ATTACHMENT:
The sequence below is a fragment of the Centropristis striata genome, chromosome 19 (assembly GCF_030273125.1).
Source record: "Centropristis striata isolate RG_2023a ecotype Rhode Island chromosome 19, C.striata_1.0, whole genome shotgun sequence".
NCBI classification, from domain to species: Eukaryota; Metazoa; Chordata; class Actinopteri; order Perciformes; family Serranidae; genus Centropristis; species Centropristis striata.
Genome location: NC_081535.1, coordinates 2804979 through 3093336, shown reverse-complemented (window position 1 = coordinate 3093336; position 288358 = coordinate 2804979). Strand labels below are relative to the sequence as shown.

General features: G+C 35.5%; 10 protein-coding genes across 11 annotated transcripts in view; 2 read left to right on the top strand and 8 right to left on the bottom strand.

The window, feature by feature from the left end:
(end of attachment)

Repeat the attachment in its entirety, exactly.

The sequence below is a fragment of the Centropristis striata genome, chromosome 19 (assembly GCF_030273125.1).
Source record: "Centropristis striata isolate RG_2023a ecotype Rhode Island chromosome 19, C.striata_1.0, whole genome shotgun sequence".
NCBI classification, from domain to species: Eukaryota; Metazoa; Chordata; class Actinopteri; order Perciformes; family Serranidae; genus Centropristis; species Centropristis striata.
Genome location: NC_081535.1, coordinates 2804979 through 3093336, shown reverse-complemented (window position 1 = coordinate 3093336; position 288358 = coordinate 2804979). Strand labels below are relative to the sequence as shown.

General features: G+C 35.5%; 10 protein-coding genes across 11 annotated transcripts in view; 2 read left to right on the top strand and 8 right to left on the bottom strand.

The window, feature by feature from the left end: